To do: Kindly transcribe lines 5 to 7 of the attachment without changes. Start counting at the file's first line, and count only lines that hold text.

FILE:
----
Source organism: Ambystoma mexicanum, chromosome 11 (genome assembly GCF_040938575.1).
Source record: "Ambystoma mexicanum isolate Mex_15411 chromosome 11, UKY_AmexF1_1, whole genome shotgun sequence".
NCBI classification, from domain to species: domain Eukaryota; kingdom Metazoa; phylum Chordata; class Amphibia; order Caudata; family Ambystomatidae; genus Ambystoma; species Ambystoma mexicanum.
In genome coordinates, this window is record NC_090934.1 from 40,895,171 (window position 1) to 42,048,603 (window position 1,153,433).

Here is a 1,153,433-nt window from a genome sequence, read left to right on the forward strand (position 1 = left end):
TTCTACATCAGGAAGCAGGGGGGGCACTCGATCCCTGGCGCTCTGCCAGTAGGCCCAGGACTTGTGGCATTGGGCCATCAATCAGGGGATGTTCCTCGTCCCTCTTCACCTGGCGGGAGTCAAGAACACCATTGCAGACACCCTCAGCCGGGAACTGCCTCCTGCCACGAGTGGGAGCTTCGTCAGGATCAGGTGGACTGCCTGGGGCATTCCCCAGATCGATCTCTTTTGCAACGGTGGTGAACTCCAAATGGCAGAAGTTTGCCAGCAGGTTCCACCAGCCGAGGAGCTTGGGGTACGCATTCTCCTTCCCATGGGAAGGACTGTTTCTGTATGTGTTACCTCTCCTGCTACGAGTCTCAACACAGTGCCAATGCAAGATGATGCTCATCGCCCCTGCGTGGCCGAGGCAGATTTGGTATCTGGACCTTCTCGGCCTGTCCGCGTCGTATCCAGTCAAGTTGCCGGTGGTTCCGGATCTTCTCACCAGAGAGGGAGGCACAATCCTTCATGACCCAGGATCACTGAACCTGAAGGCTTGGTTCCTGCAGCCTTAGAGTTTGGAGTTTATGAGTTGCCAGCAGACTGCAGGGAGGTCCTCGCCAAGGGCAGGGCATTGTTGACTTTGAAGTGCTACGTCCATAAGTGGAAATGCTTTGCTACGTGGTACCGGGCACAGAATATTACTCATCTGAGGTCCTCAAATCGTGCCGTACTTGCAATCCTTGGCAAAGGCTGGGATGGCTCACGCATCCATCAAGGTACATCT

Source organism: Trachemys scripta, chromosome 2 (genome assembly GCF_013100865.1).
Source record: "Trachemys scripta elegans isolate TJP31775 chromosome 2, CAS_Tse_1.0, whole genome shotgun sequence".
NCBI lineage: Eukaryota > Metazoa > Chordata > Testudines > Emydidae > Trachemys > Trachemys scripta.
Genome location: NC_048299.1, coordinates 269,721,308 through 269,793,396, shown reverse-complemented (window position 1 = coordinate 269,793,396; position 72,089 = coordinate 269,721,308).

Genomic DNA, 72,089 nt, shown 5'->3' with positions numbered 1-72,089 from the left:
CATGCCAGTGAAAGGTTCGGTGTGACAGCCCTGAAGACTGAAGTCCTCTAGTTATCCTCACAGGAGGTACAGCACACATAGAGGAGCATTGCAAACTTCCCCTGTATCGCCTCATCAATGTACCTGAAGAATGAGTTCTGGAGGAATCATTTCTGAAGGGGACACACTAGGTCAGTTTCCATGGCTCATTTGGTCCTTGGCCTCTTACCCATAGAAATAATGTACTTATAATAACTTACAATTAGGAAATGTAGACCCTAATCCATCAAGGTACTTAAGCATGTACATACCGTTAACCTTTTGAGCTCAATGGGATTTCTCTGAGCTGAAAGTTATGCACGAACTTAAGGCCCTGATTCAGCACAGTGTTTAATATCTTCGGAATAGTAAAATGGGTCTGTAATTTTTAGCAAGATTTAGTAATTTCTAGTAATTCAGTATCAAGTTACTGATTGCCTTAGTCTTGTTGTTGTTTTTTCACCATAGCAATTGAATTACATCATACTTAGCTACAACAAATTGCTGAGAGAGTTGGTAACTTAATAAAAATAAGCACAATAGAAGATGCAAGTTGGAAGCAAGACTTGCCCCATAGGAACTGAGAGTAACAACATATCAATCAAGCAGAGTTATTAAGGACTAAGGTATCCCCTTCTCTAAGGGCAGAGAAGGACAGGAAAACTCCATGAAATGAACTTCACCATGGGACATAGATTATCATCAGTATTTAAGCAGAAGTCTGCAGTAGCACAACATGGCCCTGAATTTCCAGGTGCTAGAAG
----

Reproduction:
Here is a 1,153,433-nt window from a genome sequence, read left to right on the forward strand (position 1 = left end):
TTCTACATCAGGAAGCAGGGGGGGCACTCGATCCCTGGCGCTCTGCCAGTAGGCCCAGGACTTGTGGCATTGGGCCATCAATCAGGGGATGTTCCTCGTCCCTCTTCACCTGGCGGGAGTCAAGAACACCATTGCAGACACCCTCAGCCGGGAACTGCCTCCTGCCACGAGTGGGAGCTTCGTCAGGATCAGGTGGACTGCCTGGGGCATTCCCCAGATCGATCTCTTTTGCAACGGTGGTGAACTCCAAATGGCAGAAGTTTGCCAGCAGGTTCCACCAGCCGAGGAGCTTGGGGTACGCATTCTCCTTCCCATGGGAAGGACTGTTTCTGTATGTGTTACCTCTCCTGCTACGAGTCTCAACACAGTGCCAATGCAAGATGATGCTCATCGCCCCTGCGTGGCCGAGGCAGATTTGGTATCTGGACCTTCTCGGCCTGTCCGCGTCGTATCCAGTCAAGTTGCCGGTGGTTCCGGATCTTCTCACCAGAGAGGGAGGCACAATCCTTCATGACCCAGGATCACTGAACCTGAAGGCTTGGTTCCTGCAGCCTTAGAGTTTGGAGTTTATGAGTTGCCAGCAGACTGCAGGGAGGTCCTCGCCAAGGGCAGGGCATTGTTGACTTTGAAGTGCTACGTCCATAAGTGGAAATGCTTTGCTACGTGGTACCGGGCACAGAATATTACTCATCTGAGGTCCTCAAATCGTGCCGTACTTGCAATCCTTGGCAAAGGCTGGGATGGCTCACGCATCCATCAAGGTACATCT

Source organism: Trachemys scripta, chromosome 2 (genome assembly GCF_013100865.1).